Looking forward to when baseball matters again (because right now it doesn't)

Rob Bradford
March 18, 2020 - 10:59 pm
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About halfway back from my drive out of Port Charlotte, Fla. on what would be the final night of spring training games for the Red Sox, I joined two of my friends — who had watched the Grapefruit League contest I had just finished broadcasting — for a mid-ride meal. This was just about an hour after soaking in a wave of news items I will never forget.

As the waitress came over, chit-chatting and slinging crab legs without a care in the world I still had the new reality behind my eyes. Tom Hanks. Rudy Goebert. The NBA. Flight restrictions. By the time the sixth inning rolled around this — not Domingo Tapia’s repertoire — became our broadcast.

My radio partner Will Flemming and I knew what we had just participated in wasn’t the norm, as the immediate offering of Clorox wipes from the engineer after the game would attest. That reality slowly burnt into my psyche. But judging by the reaction from those looking to sell us on some 11 p.m. dessert, the world clearly hadn’t changed for everyone. I didn’t understand it at the time, but I was still a day or two ahead of the concern curve.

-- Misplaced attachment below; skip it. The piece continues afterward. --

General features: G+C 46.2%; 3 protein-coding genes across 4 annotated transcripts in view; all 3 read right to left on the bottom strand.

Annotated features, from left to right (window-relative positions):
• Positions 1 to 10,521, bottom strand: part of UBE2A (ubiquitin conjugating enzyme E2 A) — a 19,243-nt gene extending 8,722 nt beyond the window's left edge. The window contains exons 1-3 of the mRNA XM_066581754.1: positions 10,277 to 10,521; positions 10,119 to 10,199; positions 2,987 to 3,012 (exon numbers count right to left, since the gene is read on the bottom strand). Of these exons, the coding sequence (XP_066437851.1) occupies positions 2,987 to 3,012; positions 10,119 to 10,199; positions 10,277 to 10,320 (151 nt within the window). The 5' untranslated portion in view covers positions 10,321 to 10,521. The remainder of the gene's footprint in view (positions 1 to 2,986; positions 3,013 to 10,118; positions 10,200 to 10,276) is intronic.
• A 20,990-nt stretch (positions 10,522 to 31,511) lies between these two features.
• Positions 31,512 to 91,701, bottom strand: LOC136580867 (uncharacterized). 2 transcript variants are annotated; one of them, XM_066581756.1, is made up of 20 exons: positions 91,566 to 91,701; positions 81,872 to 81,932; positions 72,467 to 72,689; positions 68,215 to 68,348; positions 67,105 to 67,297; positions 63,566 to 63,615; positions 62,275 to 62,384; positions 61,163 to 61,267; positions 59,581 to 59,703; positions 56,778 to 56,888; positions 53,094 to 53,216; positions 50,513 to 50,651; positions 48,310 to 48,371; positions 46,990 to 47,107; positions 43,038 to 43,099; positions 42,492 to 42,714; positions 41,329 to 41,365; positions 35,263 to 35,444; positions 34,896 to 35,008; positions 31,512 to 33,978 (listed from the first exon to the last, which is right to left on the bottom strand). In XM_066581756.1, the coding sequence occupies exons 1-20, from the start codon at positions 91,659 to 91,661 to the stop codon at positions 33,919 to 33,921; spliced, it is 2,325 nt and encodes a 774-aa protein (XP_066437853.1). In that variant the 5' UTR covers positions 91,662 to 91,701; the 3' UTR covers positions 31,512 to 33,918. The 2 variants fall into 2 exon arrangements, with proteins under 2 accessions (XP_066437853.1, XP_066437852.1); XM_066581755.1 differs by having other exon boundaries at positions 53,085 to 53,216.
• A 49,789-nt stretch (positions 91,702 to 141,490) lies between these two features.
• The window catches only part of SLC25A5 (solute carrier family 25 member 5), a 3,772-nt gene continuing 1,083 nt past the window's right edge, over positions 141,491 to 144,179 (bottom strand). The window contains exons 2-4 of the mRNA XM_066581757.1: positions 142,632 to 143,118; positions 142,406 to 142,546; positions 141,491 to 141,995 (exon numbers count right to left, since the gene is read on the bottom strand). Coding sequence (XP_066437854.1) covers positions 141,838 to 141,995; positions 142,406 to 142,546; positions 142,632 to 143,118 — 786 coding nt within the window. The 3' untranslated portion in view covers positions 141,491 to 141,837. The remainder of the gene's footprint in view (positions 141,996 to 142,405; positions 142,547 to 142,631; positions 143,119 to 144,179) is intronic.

We didn’t get back to Fort Myers until about midnight and my flight home was the first one out of Southwest Florida International Airport, but I knew these new thoughts had to be documented. Hence, the column, “The 3 hours how that changed I view the Coronavirus crisis”.

A few hours later off I went to Terminal D, all the while strategizing how I was going to sterilize my airplane seat, the arm rests, the TV in front of me and perhaps the hooded disheveled gentleman in 20C. I was leaving baseball for what I thought was two days. What I didn’t know was that sport would be gone for longer than any of us could have ever imagine. Longer than any of us can still probably imagine.

Exactly a week later, I look back at it all and shake my head. What was I thinking? What was everyone thinking? What are we still thinking?

I can rail on the missteps by Major League Baseball, such as actually packing people in to watch the Red Sox that last spring training game. Or what they were thinking actually playing more games the next day.

I can roll my eyes at some of the Red Sox for continuing to high-five, sign autographs, ignore social distancing and lean on the mentality of “it’s hard because it’s what we do in baseball” even after formally being warned by a doctor just days before.

And I can continue to offer disgust at the image of that beer vendor who found more ways than I care to mention to make sure each and every one of his Charlotte Sports Park patrons got a dose of his DNA.

But while I’m doing that I better be in front of a mirror. I can now admit that I was as guilty as most of them. Much like the aforementioned parties, I believed baseball actually mattered.